Archaeologists Find Cabin Lived in by Harriet Tubman

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April 21, 2021

Archaeologists are confident that they have found a cabin once lived in by famed Underground Railroad 'conductor' Harriet Tubman.

Tubman, once a slave herself, helped hundreds of others escape the bonds of slavery by traveling along the Underground Railroad, a network of safe houses and protected passages designed to shepherd African-Americans from slavery in the South to safe havens in the North.

She was born Araminta Ross near what was then Tobacco Stick and what is now Madison, in Maryland's Dorchester County. Historians still differ on when she was born; the range is 1819–1822. She was one of eight children of Ben and Rit Ross; all were enslaved. Araminta went by the nickname "Minty".

Hers was not a gentle life, though. She was a slave just like her parents and siblings were. She lived for a few years in the early 1840s in a cabin in the swamps of Dorchester County. She escaped slavery when she was 25 by marrying a free African-American named John Tubman. She then went by the name Harriet Tubman.

Anthony Thompson, who held the Ross family's slave bond, gave Ben Ross his freedom and 10 acres of land, including the cabin, when he died. Ross, a lumberjack, would have built the cabin himself. That cabin vanished into disrepair and had long been presumed lost for good.

Harriet Tubman, then "Minty" Ross, learned many outdoor skills from her father while living in that cabin in the woods. She would have used those skills to help her charges travel on the Underground Railroad to freedom in the 1850s and 1860s. Among those she helped escape were her parents, who were not enslaved at that time but were still in danger of being seized by Confederate forces operating in the area.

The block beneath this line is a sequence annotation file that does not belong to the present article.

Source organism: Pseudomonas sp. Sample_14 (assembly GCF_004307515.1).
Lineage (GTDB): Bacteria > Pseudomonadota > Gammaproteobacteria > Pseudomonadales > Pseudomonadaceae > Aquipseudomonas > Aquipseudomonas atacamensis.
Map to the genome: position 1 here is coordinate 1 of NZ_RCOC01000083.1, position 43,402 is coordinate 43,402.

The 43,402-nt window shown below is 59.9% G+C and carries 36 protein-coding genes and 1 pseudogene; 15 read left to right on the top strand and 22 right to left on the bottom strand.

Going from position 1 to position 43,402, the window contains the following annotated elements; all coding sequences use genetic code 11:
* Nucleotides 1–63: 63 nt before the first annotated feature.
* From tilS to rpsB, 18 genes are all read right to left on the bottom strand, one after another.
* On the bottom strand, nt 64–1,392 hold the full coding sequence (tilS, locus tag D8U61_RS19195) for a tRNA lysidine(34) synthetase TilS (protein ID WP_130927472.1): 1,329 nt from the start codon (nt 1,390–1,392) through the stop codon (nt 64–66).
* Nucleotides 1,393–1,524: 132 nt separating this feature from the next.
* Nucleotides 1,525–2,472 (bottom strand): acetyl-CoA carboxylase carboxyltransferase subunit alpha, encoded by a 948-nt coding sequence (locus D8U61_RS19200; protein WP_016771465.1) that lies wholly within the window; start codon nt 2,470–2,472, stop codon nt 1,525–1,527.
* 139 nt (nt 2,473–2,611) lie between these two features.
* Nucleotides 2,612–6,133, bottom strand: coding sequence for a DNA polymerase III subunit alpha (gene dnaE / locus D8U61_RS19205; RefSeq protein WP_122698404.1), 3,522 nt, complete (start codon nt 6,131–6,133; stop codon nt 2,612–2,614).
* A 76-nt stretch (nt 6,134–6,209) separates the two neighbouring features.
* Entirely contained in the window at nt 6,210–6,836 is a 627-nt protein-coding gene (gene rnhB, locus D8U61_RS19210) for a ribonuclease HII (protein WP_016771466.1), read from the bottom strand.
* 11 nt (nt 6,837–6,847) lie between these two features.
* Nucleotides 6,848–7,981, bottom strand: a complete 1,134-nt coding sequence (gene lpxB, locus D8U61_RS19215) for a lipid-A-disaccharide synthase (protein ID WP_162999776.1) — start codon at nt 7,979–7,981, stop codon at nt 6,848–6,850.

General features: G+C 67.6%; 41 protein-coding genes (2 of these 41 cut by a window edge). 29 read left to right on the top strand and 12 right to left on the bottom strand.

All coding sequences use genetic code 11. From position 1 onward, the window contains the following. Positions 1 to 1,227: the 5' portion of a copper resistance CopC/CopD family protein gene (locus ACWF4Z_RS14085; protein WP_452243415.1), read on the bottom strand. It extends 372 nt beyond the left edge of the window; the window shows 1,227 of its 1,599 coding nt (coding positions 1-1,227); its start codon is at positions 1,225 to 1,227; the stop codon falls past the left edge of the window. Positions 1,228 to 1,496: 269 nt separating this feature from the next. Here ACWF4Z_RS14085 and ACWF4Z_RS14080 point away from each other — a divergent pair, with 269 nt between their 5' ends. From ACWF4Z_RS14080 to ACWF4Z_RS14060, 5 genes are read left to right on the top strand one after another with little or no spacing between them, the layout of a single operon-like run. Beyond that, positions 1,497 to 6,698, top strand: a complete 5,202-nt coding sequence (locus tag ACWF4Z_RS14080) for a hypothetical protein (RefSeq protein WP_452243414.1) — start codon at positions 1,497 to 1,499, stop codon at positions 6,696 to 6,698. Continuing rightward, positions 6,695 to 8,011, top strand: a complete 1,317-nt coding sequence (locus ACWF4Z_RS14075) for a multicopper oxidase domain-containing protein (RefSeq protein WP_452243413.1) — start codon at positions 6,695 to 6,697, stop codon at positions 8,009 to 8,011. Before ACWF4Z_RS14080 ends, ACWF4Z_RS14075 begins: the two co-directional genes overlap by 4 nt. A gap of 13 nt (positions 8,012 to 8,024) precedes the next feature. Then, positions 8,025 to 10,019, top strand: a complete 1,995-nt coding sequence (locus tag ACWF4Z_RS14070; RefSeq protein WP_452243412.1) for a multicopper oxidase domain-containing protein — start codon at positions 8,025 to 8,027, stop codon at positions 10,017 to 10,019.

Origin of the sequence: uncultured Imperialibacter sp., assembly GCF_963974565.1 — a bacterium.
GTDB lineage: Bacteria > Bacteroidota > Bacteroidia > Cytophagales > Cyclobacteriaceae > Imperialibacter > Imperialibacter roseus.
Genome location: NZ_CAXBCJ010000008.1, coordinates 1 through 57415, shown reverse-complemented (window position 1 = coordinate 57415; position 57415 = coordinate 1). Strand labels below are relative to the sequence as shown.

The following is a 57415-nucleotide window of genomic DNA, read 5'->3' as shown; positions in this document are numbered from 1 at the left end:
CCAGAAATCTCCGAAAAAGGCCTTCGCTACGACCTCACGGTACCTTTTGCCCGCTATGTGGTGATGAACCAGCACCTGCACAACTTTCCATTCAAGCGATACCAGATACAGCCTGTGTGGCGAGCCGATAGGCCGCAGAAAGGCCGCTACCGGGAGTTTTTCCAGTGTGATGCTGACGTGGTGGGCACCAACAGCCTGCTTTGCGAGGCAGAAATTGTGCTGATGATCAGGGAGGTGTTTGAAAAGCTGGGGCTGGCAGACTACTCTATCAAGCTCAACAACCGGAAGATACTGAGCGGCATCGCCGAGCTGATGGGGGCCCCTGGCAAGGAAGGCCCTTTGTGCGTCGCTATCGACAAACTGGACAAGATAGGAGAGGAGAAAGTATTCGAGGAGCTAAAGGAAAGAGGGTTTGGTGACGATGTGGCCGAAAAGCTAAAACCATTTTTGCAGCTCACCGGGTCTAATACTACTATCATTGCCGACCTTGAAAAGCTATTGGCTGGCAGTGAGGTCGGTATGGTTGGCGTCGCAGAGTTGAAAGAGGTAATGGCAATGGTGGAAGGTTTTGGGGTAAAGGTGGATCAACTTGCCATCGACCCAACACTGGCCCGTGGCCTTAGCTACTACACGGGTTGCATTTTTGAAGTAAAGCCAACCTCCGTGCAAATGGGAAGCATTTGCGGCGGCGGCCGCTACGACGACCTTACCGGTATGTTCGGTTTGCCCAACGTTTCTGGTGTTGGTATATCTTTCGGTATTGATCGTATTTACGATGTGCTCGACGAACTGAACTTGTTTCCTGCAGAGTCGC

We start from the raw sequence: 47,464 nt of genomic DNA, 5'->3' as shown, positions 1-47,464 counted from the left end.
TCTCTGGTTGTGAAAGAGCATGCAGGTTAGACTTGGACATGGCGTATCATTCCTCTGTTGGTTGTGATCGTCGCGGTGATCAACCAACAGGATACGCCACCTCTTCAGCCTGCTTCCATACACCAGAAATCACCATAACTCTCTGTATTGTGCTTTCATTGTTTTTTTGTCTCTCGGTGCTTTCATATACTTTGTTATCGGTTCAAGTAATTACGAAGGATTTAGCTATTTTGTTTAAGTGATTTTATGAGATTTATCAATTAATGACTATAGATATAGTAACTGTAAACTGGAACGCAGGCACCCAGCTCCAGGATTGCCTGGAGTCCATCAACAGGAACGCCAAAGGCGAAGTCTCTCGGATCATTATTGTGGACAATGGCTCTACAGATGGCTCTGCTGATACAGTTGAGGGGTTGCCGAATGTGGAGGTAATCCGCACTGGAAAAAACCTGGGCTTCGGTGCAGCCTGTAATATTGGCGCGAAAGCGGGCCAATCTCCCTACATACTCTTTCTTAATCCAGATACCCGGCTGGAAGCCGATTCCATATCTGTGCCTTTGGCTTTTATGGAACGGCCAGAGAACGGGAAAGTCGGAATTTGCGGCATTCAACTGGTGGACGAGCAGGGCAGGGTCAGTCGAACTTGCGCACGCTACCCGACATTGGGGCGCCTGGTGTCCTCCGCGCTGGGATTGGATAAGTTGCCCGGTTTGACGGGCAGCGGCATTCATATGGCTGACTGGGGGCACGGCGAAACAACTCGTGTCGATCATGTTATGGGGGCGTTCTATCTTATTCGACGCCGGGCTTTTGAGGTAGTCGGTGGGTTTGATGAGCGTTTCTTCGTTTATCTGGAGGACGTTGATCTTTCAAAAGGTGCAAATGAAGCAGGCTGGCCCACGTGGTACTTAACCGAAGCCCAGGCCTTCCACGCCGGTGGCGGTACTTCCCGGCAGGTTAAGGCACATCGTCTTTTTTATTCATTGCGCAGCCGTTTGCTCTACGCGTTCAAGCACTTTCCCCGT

The cabin is in a part of the state known as Peter's Neck that is now owned by the National Wildlife Refuge System. Historians and archaeologists knew that Tubman's family lived somewhere in the area, but they did not know where and, until recently, had found no signs of such habitation.

Julie Schablitsky

Julie Schablitsky was the head of a team of archaeologists from the Maryland Department of Transportation who investigated the land for months, digging more than 1,000 pits and coming up empty every time. It was Schablitsky herself who found one of the first clues, a 1808 coin stamped Liberty. (She found that coin while idly wandering down a faded road and carrying a metal detector.) The team descended on the site location and found more evidence of previous human life, including bricks, dish fragments, glass, nails, a pipe stem, and pottery.

The site where the cabin once stood will become part of the Harriet Tubman Underground Railroad Byway, a 125-mile network that incorporates dozens of sites linked to Tubman's life and feats.

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